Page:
Living Black History: How Reimagining the African-American Past Can Remake America's Racial Future

Living Black History: How Reimagining the African-American Past Can Remake America's Racial Future

Manning Marable

Language: English

Pages: 288

ISBN: 046504395X

Format: PDF / Kindle (mobi) / ePub


Are the stars of the Civil Rights firmament yesterday’s news? In Living Black History scholar and activist Manning Marable offers a resounding “No!” with a fresh and personal look at the enduring legacy of such well-known figures as Malcolm X, Martin Luther King, Jr., Medgar Evers and W.E.B. Du Bois. Marable creates a “living history” that brings the past alive for a generation he sees as having historical amnesia. His activist passion and scholarly memory bring immediacy to the tribulations and triumphs of yesterday and reveal that history is something that happens everyday. Living Black History dismisses the detachment of the codified version of American history that we all grew up with. Marable’s holistic understanding of history counts the story of the slave as much as that of the master; he highlights the flesh-and-blood courage of those figures who have been robbed of their visceral humanity as members of the historical cannon. As people comprehend this dynamic portrayal of history they will begin to understand that each day we-the average citizen-are “makers” of our own American history. Living Black History will empower readers with knowledge of their collective past and a greater understanding of their part in forming our future.

 

 

 

 

 

 

 

 

 

 

contributions to the social, cultural, economic, and political life of both black America and the country as a whole. Richardson describes her project and other efforts as “preserving living history.” While these and other documentary efforts are indeed admirable and worthy of generous support, they separate history from theory and politics in certain respects. Richardson seeks to place the historical narrative of blacks in America into America’s mainstream narrative about itself. What must be

strata, his “Talented Tenth,” the language for the struggles of racial reform. Over time, Du Bois realized that racial justice in America would require profound structural change within the U.S. political economy; his “Talented Tenth” had not yet reached those conclusions about their own politics. From the original publication of Souls in 1903 until his resignation from the editorship of the NAACP’s magazine, the Crisis, in 1934, no one in America personified the struggle for racial justice more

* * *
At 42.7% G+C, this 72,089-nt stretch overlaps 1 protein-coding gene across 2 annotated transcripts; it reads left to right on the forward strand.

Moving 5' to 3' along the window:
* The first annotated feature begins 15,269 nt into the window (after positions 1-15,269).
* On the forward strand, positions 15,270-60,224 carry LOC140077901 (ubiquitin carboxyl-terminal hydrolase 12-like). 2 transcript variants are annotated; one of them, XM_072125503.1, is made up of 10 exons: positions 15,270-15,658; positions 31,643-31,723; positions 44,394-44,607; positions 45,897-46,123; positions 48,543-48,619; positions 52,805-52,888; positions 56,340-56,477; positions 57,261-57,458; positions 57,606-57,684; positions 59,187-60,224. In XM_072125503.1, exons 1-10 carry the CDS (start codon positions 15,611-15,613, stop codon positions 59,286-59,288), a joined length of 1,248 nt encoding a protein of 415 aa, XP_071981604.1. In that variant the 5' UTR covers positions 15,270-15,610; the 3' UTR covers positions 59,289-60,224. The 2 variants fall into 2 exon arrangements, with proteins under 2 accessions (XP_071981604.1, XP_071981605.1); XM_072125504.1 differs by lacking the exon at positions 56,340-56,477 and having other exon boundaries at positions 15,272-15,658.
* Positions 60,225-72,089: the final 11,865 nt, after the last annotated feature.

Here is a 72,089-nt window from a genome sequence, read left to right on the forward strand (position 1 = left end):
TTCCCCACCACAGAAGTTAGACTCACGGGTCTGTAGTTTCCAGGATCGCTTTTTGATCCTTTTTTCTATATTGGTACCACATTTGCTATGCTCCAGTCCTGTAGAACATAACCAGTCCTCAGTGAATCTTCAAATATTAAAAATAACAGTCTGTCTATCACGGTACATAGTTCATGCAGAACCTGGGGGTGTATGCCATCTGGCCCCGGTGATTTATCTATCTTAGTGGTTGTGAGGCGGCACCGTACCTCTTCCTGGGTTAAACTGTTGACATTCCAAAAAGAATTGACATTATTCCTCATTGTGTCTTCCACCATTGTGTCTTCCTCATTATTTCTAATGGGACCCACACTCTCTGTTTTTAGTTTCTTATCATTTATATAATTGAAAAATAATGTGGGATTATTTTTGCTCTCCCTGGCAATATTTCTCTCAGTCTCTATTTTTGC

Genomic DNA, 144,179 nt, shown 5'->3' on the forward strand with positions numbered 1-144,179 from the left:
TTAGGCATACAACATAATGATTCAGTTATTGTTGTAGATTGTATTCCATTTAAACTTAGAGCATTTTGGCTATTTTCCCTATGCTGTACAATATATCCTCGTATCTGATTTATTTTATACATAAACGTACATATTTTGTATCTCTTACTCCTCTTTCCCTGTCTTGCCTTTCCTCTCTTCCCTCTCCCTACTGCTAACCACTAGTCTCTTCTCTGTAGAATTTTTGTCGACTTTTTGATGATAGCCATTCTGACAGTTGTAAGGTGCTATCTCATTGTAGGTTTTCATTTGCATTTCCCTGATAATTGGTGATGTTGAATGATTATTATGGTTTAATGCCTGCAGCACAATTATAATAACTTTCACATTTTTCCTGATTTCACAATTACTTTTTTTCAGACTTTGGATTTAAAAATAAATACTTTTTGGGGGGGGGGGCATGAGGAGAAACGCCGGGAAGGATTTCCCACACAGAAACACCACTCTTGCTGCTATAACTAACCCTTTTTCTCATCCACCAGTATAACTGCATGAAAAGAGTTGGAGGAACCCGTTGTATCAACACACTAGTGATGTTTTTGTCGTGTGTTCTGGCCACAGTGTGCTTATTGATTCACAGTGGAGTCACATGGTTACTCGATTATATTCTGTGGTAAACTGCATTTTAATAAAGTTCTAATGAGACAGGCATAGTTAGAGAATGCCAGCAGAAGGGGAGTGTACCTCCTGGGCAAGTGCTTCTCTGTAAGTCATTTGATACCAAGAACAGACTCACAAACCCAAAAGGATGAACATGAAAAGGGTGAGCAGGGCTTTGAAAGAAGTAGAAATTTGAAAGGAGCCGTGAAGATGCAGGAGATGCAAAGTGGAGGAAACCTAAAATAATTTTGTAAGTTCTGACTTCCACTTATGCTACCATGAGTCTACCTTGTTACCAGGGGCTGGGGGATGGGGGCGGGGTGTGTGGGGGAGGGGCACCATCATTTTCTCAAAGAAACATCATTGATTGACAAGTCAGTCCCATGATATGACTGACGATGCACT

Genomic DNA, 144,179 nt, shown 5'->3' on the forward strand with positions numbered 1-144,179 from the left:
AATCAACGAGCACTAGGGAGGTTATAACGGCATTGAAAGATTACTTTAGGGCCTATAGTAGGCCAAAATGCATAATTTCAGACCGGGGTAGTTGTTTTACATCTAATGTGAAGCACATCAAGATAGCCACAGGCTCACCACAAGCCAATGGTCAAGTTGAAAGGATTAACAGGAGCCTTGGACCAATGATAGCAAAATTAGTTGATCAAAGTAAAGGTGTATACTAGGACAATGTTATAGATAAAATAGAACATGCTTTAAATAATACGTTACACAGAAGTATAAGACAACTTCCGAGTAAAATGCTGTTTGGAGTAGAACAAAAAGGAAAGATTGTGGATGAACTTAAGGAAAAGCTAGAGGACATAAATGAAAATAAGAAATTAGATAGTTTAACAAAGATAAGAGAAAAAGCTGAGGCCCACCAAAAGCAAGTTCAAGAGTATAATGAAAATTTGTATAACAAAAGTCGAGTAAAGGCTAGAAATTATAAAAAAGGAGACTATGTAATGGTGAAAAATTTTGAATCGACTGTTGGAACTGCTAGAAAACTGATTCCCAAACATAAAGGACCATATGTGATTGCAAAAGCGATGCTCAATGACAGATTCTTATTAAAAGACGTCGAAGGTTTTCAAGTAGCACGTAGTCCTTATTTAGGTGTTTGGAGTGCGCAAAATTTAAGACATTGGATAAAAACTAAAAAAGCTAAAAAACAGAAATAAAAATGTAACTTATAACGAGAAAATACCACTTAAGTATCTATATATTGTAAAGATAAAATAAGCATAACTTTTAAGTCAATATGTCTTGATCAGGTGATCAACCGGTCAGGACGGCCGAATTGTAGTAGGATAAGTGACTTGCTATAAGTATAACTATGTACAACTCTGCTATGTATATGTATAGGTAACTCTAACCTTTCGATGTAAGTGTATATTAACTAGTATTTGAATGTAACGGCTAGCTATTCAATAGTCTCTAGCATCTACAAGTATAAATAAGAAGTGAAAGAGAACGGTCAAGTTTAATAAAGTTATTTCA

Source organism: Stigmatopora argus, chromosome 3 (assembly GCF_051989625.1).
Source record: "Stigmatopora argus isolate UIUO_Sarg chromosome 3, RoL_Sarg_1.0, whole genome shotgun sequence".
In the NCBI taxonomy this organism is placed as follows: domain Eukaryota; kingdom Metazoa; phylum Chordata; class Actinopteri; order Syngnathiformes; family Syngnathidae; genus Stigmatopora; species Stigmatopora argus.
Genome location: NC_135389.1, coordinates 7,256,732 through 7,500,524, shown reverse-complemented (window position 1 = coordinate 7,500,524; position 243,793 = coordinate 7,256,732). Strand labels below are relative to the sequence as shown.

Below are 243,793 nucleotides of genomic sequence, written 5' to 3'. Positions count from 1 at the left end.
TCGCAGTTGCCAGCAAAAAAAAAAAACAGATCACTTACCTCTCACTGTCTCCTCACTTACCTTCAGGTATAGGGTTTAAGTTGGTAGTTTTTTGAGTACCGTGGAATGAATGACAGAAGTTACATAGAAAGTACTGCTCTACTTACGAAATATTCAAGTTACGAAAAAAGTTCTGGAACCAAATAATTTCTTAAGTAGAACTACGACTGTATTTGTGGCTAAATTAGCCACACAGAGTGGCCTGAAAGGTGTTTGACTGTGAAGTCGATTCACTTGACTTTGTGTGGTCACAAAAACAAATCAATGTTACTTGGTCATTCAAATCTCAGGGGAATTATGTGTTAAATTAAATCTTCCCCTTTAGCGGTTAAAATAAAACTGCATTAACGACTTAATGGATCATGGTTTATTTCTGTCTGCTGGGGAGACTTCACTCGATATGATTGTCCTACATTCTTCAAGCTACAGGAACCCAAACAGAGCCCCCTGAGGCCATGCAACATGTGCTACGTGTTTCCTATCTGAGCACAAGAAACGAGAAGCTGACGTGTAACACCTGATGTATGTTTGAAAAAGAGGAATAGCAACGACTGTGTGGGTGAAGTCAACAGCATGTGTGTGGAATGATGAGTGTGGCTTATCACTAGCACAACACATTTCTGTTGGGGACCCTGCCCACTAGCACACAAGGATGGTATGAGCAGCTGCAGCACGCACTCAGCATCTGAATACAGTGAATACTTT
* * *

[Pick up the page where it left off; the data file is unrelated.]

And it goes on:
expenses, tuition support, and debt forgiveness. The Ford Foundation, after years of neglect, “rediscovered” its long dormant interest in black studies and began investing millions of dollars into key programs at the University of Wisconsin, Cornell University, Harvard, and even City College of the City University of New York—once its controversial Afrocentric chair Leonard Jeffries was removed from his administrative post. The number of African Americans receiving professional degrees rose by

A. Jones to Mr. DeLoach, FBI Memorandum, October 9, 1962, in Anne Romaine Collection, Box 1, University of Tennessee Library Special Collection, Knoxville, Tennessee. Balk agreed “to treat the threat posed by the NOI in a realistic and accurate manner.” The FBI agent stipulated that any data provided to Haley and Balk would not be attributed” to the bureau. 151 “will the field be left to extremists?”: Alfred Balk and Alex Haley, “Black Merchants of Hate,” Saturday Evening Post, vol. 236, no. 3,

“authenticity” among their most celebrated and popular public figures. Several years ago in my Malcolm X seminar at Columbia, I asked the students about the critical differences between Dr. Martin Luther King Jr. and Malcolm X. One black student quickly responded that “Dr. Martin Luther King Jr. belongs to the world, but Malcolm X belongs to us.” Black consciousness was also formed in response to the omnipresent reality of racist violence that generations of African Americans experienced in

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